Once again it seems that the busyness of autumn has kept me from updating this blog! Pardons, I beg a thousand pardons!! In October we FINALLY found the weather and the time to do the annual fall cleaning of the chicken coop, after the garden was put to rest, leaves raked and shredded, wood chopped and stacked, compost dug into flower beds, and garlic planted. What a lot of work, but well worth it. Hopefully next year we will have a better growing season. Anyhow, cleaning the coop is a major endeavor which takes all of one day and part of another. First I gather the materials: scrub brushes, whisk broom, dust masks, buckets of hot hot vinegar water, shovels, spray Neem and Poultry Protector and probably more that I fail to mention.
First we remove all the old bedding and use it for mulch around the roses, and fruit trees. Next we use the utility vacuum to suck up all the cobwebs. Then I scrub the inside of the coop from top to bottom with hot vinegar water, followed by a wipe down with my own homemade orange vanilla spray cleaner. After that I spray every surface with Poultry Protector, and the floor and cracks of the roosting/nest box area with Neem to prevent mites and other creepy crawlies. I shake a little bit of diatomaceous earth on the bare ground of the runs, and pile lots of fresh pine bedding over the ground. Finally I put new bedding in the nest boxes and sprinkle in some lavender and calendula petals. The girls have been hanging out in the paddock during all this procedure. Before we let them back in I sprinkle some treats over the new bedding and they are only too happy to spread it around in their search for treats.
November brought colder weather, so the next task was to winterize the coop. My husband and son worked on this while I got to hang out with my lovely youngest granddaughter. After years of stapling plastic over hardware cloth to keep out the nasty wind here on Windy Hill, we finally improved things. We now have plastic covered inserts which fit neatly in the framework of the coop/run. We mount a small flat panel heater in the roosting area which will only be used when the temperature dips down into single digits. I would NEVER NEVER use a heat lamp because of the danger of fire. I do not have any photos just now of the winterized coop but I am sure you will see some once the snow flies in January/February.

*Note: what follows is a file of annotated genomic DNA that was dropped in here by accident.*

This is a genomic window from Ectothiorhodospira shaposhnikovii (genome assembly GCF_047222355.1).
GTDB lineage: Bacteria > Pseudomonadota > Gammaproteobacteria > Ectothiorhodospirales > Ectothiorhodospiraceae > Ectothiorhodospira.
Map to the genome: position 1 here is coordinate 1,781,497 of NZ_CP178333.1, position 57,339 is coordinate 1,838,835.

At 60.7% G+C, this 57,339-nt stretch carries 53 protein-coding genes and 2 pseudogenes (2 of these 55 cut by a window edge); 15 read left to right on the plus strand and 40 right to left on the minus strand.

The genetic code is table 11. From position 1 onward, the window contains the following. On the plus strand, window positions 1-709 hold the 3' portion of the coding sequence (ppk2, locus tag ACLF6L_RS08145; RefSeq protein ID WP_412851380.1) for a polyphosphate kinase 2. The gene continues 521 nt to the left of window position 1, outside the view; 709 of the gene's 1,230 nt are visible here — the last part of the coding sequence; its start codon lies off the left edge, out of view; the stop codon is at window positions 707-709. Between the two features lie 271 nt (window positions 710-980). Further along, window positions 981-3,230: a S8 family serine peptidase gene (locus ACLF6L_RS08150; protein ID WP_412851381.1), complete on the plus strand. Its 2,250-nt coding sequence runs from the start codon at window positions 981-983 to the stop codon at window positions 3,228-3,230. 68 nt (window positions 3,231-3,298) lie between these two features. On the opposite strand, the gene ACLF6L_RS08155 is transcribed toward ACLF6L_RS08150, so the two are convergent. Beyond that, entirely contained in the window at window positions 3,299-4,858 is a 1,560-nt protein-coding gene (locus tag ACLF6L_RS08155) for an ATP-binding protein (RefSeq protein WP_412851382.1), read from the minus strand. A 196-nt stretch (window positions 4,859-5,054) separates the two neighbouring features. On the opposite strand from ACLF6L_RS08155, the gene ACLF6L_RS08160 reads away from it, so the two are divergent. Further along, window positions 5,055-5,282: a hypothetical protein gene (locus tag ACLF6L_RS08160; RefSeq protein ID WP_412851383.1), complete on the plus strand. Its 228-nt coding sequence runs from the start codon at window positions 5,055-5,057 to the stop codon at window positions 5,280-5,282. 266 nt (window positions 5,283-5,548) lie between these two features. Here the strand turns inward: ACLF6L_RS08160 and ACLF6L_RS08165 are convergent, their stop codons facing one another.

Our new puppy is growing. She is such a sweetie! We have taken a few day trips with both dogs and they are loving traveling with us. So many new people to greet! They are real ambassadors of love.
In other news, my dear little Nellie is molting. She was on her way to being lead hen, but something happened and the other girls have been chasing her around. She should not be molting at seven months, but I believe the stress of falling to the bottom of the pecking order put her into an early molt. Please keep her in your thoughts as molting is in itself very stressful and can last up to 12 weeks. Poor Nellie is 4-5 weeks into her molt, and winter is a coming!
Tomorrow is Thanksgiving Day. Let’s see, am I ready?? Of course one is NEVER totally ready, but I have made a good start. Husbie and I have cleaned the house, I have baked two pans of cinnamon rolls, about three dozen rolls, three pies, an apple crisp, and made a cheese ball. As I write, a turkey breast is roasting in the oven while the main bird will go in tomorrow. My dear daughters-in-law are bringing stuffing, cranberry sauce, and green bean casserole. All that’s left is to put up tables, decorate them and lay out my Mom’s china and silverware. But Thanksgiving is so much more than stuffing the turkey or one’s face. This year, I feel the presence of dear loved ones who are with me in spirit. I can almost feel my Mom standing next to me as I make her recipes for chocolate pie and stir the gravy. Our dear departed Maggie nuzzles my hand as I run it over Sadie’s fur. When I go out to the coop I pause for a moment next to Miss Henrietta’s grave and whisper a greeting to her.
My life is rich with blessings. Sometimes I feel I do not deserve so much loving companionship from the people and animals who have enriched my life. As we rush into the Christmas season once the Thanksgiving dishes are washed and put away, it is my hope that I take the time to pause and reflect on what I already have. I hope you do too!
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